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Thread: If you are 60+ in Italy & are really sick ...

  1. #1
    Before, I posted about being 80+ & being sick in Italy and how the doctors may let you die.

    There are two things keeping a really sick (e.g. critical) patient alive with COVID-19: (a) ventilator and (b) ICU bed.

    The sad news is there is not enough ICU beds or ventilators and we know this to be true in Italy. Now, I read the cut off age is now 60 in (Northern) Italy.

    Really, incredibly sad first paragraph: “Israeli medical doctor Gai Peleg told Israeli television that in northern Italy the orders are not to allow those over 60 access to respiratory machines.“

    ...

    “ Peleg said that, from what he sees and hears in the hospital, the instructions are not to offer access to artificial respiratory machines to patients over 60 as such machines are limited in number.”

    Source: http://www.jpost.com/International/I...over-60-621856

    In 2019, WHO ranked Italy has having the second best health care system:

    “In 2019, Italy's healthcare system was regarded, by World Health Organization's ranking, as the 2nd best in the world after France, and according to the World Health Organization, Italy has the world's 6th highest life expectancy.“

    Source: https://en.m.wikipedia.org/wiki/Healthcare_in_Italy

    Two important things to take away from this:
    A) law of unintended consequences: having a lot of old people in your country leads to high death rates during COVID-19

    B) related to (A) above, the bottlenecks to saving really sick COVID-19 patients are ventilators & ICU beds and now the situation is so bad in (Northern) Italy, if you over 60, the doctors will let you die.

    Most of us should have seen this coming; it is not a surprise to see this when you have limited resources and need to maximize the survivor rate of sick patients. 2nd best healthcare system in the world was no match for COVID-19.

    What is the most likely outcome in Italy: expect more deaths as the bottlenecks resources limit who can be saved until the infections peak. The bad news is infections have not peaked.

  2. #2
    Italy may be at their peak, last 3-4 days have been in a relatively tight range of new reported cases. Their “curve” has substantially flattened it’s rate and isn’t exponential any more regardless. ‘Murica has about twice the ICU beds per resident I suppose is a hope, NYC looks like they’re in trouble though.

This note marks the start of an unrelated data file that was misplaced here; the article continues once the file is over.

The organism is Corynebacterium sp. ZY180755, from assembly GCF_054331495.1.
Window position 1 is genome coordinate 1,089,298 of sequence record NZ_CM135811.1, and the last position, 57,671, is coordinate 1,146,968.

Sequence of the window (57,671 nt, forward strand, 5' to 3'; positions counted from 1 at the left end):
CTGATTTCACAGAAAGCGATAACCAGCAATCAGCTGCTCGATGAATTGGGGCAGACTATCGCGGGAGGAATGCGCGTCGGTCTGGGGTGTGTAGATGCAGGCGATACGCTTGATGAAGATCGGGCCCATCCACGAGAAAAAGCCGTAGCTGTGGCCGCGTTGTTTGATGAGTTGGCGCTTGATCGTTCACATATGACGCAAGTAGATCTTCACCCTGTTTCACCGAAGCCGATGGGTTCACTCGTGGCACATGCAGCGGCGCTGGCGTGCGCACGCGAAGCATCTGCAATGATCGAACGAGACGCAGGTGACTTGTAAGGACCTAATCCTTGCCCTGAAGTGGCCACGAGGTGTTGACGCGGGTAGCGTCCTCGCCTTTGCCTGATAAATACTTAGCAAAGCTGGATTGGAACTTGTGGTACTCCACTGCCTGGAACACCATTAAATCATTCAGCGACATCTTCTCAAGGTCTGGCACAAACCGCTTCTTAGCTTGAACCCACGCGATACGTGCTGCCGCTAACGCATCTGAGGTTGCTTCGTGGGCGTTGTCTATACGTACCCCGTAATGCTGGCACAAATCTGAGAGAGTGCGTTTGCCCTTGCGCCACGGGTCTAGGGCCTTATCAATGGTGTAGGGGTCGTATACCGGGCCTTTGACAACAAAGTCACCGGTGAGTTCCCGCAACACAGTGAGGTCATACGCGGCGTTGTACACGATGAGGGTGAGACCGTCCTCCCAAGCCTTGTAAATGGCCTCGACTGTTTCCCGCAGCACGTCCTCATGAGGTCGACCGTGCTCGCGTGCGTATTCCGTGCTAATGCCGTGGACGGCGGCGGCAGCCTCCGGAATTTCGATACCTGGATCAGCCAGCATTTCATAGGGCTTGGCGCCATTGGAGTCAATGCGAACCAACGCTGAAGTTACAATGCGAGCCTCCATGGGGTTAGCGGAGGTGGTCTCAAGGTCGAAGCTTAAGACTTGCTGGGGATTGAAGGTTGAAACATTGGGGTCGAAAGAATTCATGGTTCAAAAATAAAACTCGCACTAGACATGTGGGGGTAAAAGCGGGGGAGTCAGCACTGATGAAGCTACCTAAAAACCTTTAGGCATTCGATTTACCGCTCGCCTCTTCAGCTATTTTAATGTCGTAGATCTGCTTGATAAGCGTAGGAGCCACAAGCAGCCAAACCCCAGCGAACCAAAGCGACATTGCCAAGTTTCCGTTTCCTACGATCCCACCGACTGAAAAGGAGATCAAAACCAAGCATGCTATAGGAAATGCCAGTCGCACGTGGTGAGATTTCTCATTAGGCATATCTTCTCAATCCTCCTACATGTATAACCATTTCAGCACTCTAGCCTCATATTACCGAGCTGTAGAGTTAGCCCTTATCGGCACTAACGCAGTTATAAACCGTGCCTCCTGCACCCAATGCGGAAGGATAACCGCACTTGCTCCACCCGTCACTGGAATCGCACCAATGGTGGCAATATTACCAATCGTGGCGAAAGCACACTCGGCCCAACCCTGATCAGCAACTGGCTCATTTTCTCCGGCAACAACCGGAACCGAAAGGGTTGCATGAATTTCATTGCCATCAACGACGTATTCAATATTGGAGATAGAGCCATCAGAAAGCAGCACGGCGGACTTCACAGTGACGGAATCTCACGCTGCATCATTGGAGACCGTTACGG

3. #3
    Originally Posted by mcap View Post
    Italy may be at their peak, last 3-4 days have been in a relatively tight range of new reported cases. Their “curve” has substantially flattened it’s rate and isn’t exponential any more regardless. ‘Murica has about twice the ICU beds per resident I suppose is a hope, NYC looks like they’re in trouble though.
    The actual infections in Italy is estimated to be 10X greater than official numbers.

    It’s testing bias, e.g. testing the really sick people.

  4. #4
    Reports Spain is sort of going the Italy route now too, with not enough ICU beds/ventilators giving priority care to younger severe cases over older severe cases.

    The silver lining for the higher risk groups in the US I suppose is if it gets to the point of choosing between patients for who gets the ICU bed/ventilators here the decision will be made based on who has the best insurance or deepest pockets.

  5. #5
    Originally Posted by mcap View Post
    Reports Spain is sort of going the Italy route now too, with not enough ICU beds/ventilators giving priority care to younger severe cases over older severe cases.

    The silver lining for the higher risk groups in the US I suppose is if it gets to the point of choosing between patients for who gets the ICU bed/ventilators here the decision will be made based on who has the best insurance or deepest pockets.
    Doctors play gods, e.g. they determine who lives and who dies.

    But, you do make a good point, the rich or the ones with the best medical insurance get better treatment.

  6. #6
    Originally Posted by mcap View Post
    Italy may be at their peak, last 3-4 days have been in a relatively tight range of new reported cases. Their “curve” has substantially flattened it’s rate and isn’t exponential any more regardless. ‘Murica has about twice the ICU beds per resident I suppose is a hope, NYC looks like they’re in trouble though.
    Death rate in Italy did not flatten ... back over 900 deaths in one day.

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